К содержанию номера журнала: Вестник КАСУ №2 - 2010
Автор: Шахматова Ольга Юрьевна
culture and developing intercultural skills have become fashionable phrases in
foreign and second language pedagogy in the last ten years. However, this is
hopefully not only a superficial and quickly passing fad since many language
teachers and researchers have established that the primary aim of second and
foreign language acquisition is to enable learners to communicate with people
coming from different linguistic and cultural backgrounds in a multicultural
world. Since there is an increasing need to be able to deal with cultural
diversity effectively and appropriately, students also need to acquire
intercultural communicative competence. Therefore, we can see that while teaching
linguistic skills, second and foreign language instructors should also
integrate a variety of cultural elements in their language lessons.
It is extremely difficult to
define what culture is. ‘Culture’ is believed to be one of the most complicated
words in the English language. A lot of time can be spent on trying to give a
precise definition of the word.
Byram refers to culture as:
‘the whole way of life of the foreign
country, including but not limited to its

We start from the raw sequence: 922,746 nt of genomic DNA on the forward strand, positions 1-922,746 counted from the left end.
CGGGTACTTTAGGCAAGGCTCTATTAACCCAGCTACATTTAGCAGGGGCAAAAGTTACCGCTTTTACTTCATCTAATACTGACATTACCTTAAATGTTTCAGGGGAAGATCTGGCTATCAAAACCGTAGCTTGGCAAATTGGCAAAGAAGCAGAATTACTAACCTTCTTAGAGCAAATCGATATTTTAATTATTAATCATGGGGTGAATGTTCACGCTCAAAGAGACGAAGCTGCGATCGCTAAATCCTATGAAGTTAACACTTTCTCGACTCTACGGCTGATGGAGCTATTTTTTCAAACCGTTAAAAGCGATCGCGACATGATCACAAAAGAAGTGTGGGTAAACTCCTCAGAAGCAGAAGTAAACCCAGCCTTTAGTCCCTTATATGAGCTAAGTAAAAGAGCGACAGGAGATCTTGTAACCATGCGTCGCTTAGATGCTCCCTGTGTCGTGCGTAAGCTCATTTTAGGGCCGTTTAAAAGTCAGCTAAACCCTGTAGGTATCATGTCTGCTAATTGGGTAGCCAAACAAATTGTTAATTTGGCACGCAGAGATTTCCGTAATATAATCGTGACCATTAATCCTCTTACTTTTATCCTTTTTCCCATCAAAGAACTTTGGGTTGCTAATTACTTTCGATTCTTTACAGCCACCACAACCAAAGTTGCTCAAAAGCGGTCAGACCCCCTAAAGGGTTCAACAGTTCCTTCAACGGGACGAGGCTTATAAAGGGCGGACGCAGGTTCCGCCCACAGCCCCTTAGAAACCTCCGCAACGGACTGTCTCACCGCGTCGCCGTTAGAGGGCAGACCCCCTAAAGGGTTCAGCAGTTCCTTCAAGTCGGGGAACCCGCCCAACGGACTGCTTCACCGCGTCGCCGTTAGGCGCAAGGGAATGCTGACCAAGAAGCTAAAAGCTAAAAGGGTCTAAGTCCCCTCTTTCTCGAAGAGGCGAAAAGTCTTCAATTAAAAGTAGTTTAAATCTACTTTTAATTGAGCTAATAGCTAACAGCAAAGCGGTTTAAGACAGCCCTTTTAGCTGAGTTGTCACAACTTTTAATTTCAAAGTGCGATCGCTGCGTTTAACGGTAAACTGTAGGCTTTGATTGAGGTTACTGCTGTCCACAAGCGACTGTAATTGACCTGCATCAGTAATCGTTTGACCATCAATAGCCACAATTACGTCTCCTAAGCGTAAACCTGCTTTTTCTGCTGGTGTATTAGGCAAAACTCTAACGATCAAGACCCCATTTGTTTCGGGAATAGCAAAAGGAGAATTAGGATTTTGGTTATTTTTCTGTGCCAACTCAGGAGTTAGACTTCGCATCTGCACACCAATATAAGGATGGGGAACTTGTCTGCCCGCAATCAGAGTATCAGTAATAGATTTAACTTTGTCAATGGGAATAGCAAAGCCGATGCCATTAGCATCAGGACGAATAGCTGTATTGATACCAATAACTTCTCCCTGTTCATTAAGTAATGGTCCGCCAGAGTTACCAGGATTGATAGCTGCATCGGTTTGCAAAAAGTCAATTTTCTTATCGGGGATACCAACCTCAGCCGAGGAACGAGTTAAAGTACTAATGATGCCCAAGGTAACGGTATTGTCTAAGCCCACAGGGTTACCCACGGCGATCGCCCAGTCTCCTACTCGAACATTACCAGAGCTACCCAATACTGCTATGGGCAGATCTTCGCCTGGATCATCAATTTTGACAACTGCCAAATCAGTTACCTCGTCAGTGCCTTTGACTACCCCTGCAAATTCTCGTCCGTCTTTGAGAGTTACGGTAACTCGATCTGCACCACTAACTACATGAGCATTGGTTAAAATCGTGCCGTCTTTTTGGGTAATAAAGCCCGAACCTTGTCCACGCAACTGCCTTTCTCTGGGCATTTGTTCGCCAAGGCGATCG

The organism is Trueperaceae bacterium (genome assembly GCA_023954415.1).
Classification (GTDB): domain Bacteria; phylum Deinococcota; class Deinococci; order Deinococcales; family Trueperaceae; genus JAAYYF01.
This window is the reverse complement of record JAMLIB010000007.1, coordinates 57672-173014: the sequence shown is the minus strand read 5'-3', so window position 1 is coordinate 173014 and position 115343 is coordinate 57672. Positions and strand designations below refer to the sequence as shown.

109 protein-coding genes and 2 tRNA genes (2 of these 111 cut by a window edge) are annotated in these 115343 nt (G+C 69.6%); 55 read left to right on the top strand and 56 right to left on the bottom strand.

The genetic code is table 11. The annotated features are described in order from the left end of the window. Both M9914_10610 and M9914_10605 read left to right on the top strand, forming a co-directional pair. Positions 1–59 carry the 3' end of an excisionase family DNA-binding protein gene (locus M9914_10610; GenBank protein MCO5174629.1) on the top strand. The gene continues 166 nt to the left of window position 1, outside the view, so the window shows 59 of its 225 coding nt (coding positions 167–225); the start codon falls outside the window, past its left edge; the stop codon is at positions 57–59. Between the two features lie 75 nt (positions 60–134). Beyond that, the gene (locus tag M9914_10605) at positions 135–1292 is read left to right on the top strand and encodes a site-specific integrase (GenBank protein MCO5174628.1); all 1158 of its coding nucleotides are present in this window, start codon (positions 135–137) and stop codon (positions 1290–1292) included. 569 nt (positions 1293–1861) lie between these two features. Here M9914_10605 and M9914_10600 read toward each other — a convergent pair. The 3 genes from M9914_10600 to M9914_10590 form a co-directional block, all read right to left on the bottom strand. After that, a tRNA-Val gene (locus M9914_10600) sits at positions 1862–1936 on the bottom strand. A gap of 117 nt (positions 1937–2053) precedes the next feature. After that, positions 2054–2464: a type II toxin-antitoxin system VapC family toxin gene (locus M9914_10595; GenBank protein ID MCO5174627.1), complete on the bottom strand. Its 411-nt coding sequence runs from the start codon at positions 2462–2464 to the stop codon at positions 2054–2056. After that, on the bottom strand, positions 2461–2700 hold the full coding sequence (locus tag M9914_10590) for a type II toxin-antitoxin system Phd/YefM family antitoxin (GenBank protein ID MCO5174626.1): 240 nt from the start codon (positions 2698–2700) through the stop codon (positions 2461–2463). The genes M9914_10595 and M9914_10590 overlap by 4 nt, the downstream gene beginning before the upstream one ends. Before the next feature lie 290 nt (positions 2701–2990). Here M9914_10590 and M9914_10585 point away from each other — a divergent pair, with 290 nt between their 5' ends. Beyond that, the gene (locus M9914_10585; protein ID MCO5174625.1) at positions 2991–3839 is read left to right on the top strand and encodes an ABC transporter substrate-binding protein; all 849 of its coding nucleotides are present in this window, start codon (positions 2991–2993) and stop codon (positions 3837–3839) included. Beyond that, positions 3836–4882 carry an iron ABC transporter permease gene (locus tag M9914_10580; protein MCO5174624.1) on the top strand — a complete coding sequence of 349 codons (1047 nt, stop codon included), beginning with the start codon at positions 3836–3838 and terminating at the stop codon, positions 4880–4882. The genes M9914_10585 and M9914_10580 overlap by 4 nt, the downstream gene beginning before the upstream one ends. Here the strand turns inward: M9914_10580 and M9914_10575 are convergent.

production in the arts, philosophy and
“high culture” in general’.
Valette, however, highlights
the two major components of culture in the following broad sense:
‘One is anthropological or
sociological culture: the attitudes, customs, and daily activities of a people,
their way of thinking, their values, their frames of reference.
Since language is a direct
manifestation of this phase of culture, a society cannot be totally understood
or appreciated without a knowledge of its language. The other component of
culture is the history of civilisation. Traditionally representing the
“culture” element in foreign language teaching, it includes geography, history,
and achievements in the sciences, the social sciences and the arts.’
Hofstede sees culture as “the collective
programming of the mind which distinguishes the members of one group or
category of people from another”. In his pyramid model, he differentiates three
levels of “the software of the mind”: universal, cultural and personal. The
iceberg analogy of culture compares the notion of culture to an iceberg only
the tip of which is visible (literature, food, architecture, landmarks, etc.),
whereas a very large part of the iceberg is difficult to see or grasp (beliefs,
values, attitudes, perceptions, etc.). The items in the invisible body of the
iceberg could include an endless list of notions from definitions of beauty or
respect to patterns of group decision-making, ideals governing child-raising,
as well as values relating to leadership, prestige, health, love, death and so
Clearly, culture covers a wide
territory. Its broadness is certainly an attraction but can also be considered
as a problem. However, it is worth making a list of the areas it includes:
literature, the arts in general, customs, habits and traditions, humans’
behavior, history, music, folklore, gestures, social relationship etc. These
are ingredients and it is difficult to give a whole picture of them. This can
be considered a problem deriving from the complicated nature of culture.
Extending the image of culture leads us to the view that culture is ‘unbounded’